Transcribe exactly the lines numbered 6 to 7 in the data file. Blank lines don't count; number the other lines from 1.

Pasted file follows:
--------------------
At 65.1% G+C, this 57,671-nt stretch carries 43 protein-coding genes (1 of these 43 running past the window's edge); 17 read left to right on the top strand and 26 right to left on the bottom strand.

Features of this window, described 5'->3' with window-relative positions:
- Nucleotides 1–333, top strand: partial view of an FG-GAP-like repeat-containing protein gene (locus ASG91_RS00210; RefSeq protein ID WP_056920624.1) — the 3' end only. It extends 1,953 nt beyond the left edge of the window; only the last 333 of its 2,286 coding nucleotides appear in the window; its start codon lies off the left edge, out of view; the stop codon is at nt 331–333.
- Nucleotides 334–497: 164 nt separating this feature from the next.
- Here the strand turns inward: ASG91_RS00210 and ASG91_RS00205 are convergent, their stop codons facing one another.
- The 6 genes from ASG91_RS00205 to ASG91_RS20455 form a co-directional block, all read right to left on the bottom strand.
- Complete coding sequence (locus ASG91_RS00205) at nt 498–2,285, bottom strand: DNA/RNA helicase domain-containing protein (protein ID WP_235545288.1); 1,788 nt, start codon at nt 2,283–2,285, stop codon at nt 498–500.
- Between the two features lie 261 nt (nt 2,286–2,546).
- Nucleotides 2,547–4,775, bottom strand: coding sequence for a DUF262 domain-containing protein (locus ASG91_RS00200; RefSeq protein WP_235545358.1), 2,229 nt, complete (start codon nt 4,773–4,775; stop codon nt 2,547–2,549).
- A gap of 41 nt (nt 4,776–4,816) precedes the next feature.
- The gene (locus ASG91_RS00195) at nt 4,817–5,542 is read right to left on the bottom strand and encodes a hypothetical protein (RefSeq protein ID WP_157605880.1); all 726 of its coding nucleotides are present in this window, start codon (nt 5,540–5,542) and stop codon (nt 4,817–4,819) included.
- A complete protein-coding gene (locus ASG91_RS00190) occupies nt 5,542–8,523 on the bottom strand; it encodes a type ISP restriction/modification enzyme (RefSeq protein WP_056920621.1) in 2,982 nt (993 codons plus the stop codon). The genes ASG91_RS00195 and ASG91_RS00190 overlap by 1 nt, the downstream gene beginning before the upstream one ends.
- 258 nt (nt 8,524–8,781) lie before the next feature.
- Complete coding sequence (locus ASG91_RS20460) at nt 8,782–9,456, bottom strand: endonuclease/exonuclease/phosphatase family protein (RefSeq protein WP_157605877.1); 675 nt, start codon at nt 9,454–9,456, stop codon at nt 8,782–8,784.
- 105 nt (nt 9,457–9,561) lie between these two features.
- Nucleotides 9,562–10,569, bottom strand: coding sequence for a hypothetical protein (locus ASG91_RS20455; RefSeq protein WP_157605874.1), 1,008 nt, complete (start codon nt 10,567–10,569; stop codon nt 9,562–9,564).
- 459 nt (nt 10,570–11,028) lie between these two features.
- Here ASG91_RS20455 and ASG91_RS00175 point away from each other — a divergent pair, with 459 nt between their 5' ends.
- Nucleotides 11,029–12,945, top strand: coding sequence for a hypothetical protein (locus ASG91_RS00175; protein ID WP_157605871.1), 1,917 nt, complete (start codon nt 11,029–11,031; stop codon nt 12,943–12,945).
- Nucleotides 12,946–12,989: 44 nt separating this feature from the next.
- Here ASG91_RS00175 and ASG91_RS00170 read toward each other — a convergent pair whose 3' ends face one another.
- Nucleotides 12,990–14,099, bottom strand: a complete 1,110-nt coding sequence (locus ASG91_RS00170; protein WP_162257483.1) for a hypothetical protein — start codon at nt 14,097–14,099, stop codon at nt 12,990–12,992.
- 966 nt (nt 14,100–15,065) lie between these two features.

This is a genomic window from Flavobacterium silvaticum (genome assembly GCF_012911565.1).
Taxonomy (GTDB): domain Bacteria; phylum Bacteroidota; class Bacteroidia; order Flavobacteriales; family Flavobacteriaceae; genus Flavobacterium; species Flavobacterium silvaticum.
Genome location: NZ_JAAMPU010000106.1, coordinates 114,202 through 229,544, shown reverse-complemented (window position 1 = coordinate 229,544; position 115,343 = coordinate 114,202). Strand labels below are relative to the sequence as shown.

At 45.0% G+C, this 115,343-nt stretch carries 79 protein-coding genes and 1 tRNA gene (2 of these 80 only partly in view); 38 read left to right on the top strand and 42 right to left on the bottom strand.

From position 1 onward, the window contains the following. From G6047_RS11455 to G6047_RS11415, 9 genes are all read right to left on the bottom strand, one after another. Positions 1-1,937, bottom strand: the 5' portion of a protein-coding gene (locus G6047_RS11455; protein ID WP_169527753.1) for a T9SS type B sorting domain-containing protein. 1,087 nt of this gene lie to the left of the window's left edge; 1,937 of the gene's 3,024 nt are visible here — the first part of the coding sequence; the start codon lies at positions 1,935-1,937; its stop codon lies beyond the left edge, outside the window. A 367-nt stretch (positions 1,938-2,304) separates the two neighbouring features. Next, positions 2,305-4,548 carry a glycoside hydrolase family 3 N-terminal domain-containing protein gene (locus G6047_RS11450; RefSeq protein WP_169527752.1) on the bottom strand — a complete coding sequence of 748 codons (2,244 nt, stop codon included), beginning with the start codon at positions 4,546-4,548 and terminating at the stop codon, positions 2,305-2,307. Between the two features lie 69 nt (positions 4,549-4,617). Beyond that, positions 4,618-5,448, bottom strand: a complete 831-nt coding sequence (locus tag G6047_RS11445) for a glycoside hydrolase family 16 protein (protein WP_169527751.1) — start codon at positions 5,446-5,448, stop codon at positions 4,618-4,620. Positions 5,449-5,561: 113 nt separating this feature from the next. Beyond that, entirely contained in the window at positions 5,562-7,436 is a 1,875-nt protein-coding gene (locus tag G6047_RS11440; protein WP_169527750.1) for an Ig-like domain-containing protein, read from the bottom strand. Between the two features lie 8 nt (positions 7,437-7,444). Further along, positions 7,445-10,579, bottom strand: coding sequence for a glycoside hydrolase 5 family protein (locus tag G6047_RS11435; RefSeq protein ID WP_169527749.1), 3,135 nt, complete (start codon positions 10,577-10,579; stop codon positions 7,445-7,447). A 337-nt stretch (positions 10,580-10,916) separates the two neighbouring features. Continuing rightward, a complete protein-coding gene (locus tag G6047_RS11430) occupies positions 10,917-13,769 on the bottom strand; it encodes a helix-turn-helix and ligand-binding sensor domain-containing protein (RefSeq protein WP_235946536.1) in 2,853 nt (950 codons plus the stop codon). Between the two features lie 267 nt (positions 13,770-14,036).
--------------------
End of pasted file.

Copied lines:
- The 6 genes from ASG91_RS00205 to ASG91_RS20455 form a co-directional block, all read right to left on the bottom strand.
- Complete coding sequence (locus ASG91_RS00205) at nt 498–2,285, bottom strand: DNA/RNA helicase domain-containing protein (protein ID WP_235545288.1); 1,788 nt, start codon at nt 2,283–2,285, stop codon at nt 498–500.